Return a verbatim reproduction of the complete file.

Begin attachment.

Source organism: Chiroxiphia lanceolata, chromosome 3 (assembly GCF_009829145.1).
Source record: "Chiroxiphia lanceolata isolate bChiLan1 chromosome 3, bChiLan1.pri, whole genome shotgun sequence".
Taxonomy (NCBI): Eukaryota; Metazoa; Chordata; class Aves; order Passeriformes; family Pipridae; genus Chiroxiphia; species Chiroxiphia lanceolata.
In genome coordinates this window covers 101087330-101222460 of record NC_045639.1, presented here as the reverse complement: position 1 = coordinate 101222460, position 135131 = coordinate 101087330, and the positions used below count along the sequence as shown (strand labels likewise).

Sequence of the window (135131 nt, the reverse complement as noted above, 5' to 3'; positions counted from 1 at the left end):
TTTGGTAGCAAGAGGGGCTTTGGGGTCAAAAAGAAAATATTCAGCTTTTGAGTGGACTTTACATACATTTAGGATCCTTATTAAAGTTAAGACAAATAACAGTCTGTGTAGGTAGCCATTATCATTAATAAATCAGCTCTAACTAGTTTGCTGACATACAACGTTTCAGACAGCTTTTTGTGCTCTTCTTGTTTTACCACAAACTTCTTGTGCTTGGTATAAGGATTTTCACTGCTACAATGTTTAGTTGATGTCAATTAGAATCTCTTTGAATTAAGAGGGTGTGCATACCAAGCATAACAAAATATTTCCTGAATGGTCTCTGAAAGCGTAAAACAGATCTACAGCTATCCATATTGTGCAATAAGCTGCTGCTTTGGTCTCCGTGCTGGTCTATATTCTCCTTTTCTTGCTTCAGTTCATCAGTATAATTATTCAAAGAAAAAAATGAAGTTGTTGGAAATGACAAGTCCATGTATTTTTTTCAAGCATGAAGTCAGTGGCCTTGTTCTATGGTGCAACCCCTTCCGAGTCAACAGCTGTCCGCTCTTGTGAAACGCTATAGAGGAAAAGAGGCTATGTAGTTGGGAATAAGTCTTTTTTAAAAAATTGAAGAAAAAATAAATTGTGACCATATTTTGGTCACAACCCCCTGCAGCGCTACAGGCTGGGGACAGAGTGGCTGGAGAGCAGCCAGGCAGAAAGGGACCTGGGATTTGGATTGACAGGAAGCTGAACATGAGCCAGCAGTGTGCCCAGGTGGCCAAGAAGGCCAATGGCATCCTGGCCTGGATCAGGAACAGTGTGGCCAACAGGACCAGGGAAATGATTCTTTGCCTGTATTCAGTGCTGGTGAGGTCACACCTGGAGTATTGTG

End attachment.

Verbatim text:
Source organism: Chiroxiphia lanceolata, chromosome 3 (assembly GCF_009829145.1).
Source record: "Chiroxiphia lanceolata isolate bChiLan1 chromosome 3, bChiLan1.pri, whole genome shotgun sequence".
Taxonomy (NCBI): Eukaryota; Metazoa; Chordata; class Aves; order Passeriformes; family Pipridae; genus Chiroxiphia; species Chiroxiphia lanceolata.
In genome coordinates this window covers 101087330-101222460 of record NC_045639.1, presented here as the reverse complement: position 1 = coordinate 101222460, position 135131 = coordinate 101087330, and the positions used below count along the sequence as shown (strand labels likewise).

Sequence of the window (135131 nt, the reverse complement as noted above, 5' to 3'; positions counted from 1 at the left end):
TTTGGTAGCAAGAGGGGCTTTGGGGTCAAAAAGAAAATATTCAGCTTTTGAGTGGACTTTACATACATTTAGGATCCTTATTAAAGTTAAGACAAATAACAGTCTGTGTAGGTAGCCATTATCATTAATAAATCAGCTCTAACTAGTTTGCTGACATACAACGTTTCAGACAGCTTTTTGTGCTCTTCTTGTTTTACCACAAACTTCTTGTGCTTGGTATAAGGATTTTCACTGCTACAATGTTTAGTTGATGTCAATTAGAATCTCTTTGAATTAAGAGGGTGTGCATACCAAGCATAACAAAATATTTCCTGAATGGTCTCTGAAAGCGTAAAACAGATCTACAGCTATCCATATTGTGCAATAAGCTGCTGCTTTGGTCTCCGTGCTGGTCTATATTCTCCTTTTCTTGCTTCAGTTCATCAGTATAATTATTCAAAGAAAAAAATGAAGTTGTTGGAAATGACAAGTCCATGTATTTTTTTCAAGCATGAAGTCAGTGGCCTTGTTCTATGGTGCAACCCCTTCCGAGTCAACAGCTGTCCGCTCTTGTGAAACGCTATAGAGGAAAAGAGGCTATGTAGTTGGGAATAAGTCTTTTTTAAAAAATTGAAGAAAAAATAAATTGTGACCATATTTTGGTCACAACCCCCTGCAGCGCTACAGGCTGGGGACAGAGTGGCTGGAGAGCAGCCAGGCAGAAAGGGACCTGGGATTTGGATTGACAGGAAGCTGAACATGAGCCAGCAGTGTGCCCAGGTGGCCAAGAAGGCCAATGGCATCCTGGCCTGGATCAGGAACAGTGTGGCCAACAGGACCAGGGAAATGATTCTTTGCCTGTATTCAGTGCTGGTGAGGTCACACCTGGAGTATTGTG